Eustice responds to concerns on switch to new funding scheme

George Eustice has urged farmers to use Countryside Stewardship (CS) as a stepping stone to new agri-environment funding that he says will remove red tape and be tailored to individual needs.

The government’s subsidy shake-up will see direct payments phased out and replaced by a new system based on paying public money for “public goods”.

It will incentivise farmers who undertake work to secure better air and water quality, higher standards of welfare for animals and measures to curb flooding and mitigate climate change.

See also: Farming Carbon: How to make money from new woodland

The Defra minister reassured farmers they would be able to exit any CS scheme early without penalties when funding for the new Environmental Land Management (ELM) scheme is rolled out.

Speaking to Farmers Weekly on a visit to Malshanger Farm near Basingstoke, which has been in the Higher Tier CS since January 2018, Mr Eustice allayed concerns following the delay in some payments for schemes over the past two years.

“The Rural Payment Agency has done some sterling work to stabilise the situation to clear the backlog of payments,” said the minister.

Stewardship schemes: Key dates and how to apply

The application window opens on Tuesday 11 February and farmers and landowners can apply for the following schemes online or by contacting Rural Payments Service to request an application pack in the post:

  • Mid-Tier – Agreement that delivers local environmental benefits. Apply by 31 May 2020
  • Higher Tier – Agreement for more complex land in environmentally significant sites. Apply by 31 March 2020
  • Wildlife offers – Designed to help guide farmers to the most straightforward options for their farm. Apply by 31 May 2020
  • Hedgerows and boundaries – Grants for farmers to restore existing farm boundaries and hedgerows on their land. Apply by 31 March 2020
  • Woodland support – Farmers and land managers can apply for woodland creation, management plan and tree health grants year round. Applicants can speak to their local Forestry Commission woodland officer to discuss these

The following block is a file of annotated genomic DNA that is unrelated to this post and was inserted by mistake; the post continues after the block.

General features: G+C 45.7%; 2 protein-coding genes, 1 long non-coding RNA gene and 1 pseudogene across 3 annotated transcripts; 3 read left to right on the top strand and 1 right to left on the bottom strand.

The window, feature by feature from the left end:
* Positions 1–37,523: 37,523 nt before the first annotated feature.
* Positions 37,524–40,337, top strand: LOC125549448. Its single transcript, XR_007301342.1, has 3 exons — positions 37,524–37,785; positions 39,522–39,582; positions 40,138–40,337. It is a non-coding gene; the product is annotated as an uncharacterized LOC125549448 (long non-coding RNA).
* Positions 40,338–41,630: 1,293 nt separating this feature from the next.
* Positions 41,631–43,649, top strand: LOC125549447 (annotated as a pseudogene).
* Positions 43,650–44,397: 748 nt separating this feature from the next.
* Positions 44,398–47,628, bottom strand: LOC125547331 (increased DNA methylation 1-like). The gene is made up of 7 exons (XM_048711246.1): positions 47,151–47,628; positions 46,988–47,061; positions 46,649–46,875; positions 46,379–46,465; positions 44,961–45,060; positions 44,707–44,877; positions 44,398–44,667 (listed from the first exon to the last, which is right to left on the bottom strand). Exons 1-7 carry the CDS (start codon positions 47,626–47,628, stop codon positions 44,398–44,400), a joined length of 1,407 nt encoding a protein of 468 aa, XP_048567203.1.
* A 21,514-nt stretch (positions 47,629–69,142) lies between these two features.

“We have got the payment system back on an even keel, it is working normally again and that should not be something that puts farmers off.

“This year we have made close to 25% of payments already and we intend to give everybody their payment by June.”

Mr Eustice revealed that more than 30 trials for the ELM scheme were under way and he promised that the new system would leave “bureaucratic nonsense” behind.

A national pilot will be rolled out in 2021, with the scheme expected to be operational by the end of 2024.

He added: “We want something that is much more focused on human interaction, farmer to adviser, and a coherent plan that takes account of the particular set of circumstances on a given farm.

“We are testing this idea that you could have a trusted agronomist or farm adviser who visits the farm, sees what the potential is and then actually sits down around the kitchen table with that farmer and helps them put together a plan.”

Mr Eustice said it was too early to draw conclusions or results from the trials, but those involved “feel very excited” at the prospect of doing things differently.

“If we can dovetail some of those conventional principles of good farm husbandry with the best science and technology then we have the makings of a very exciting policy,” he added.

Case study: Malshanger Farm

The farm entered Higher Tier Countryside Stewardship on 1 January 2018.

The application was focused around a wildlife package of infield arable options, along with options that would contribute towards reducing nitrate entering the aquifer supplying water to Basingstoke.

Alongside the main cereals, the Colman family have been growing, harvesting and distilling 40ha of peppermint for almost 30 years.

The peppermint oil is then used for several products, including chocolates and teas.

Lavender (40ha) and camomile (20ha) is also grown and exported.

These rare arable plants helped turn the application into the higher tier.

Ian Margetts, estate manager at Malshanger Farm for nearly 40 years, said environmental principles have always been key to the way they farm.

On the incoming ELM scheme, he sounded a positive note: “On paper, it is underpinned by good farming practices, which is something the Colman family have always been passionate about.”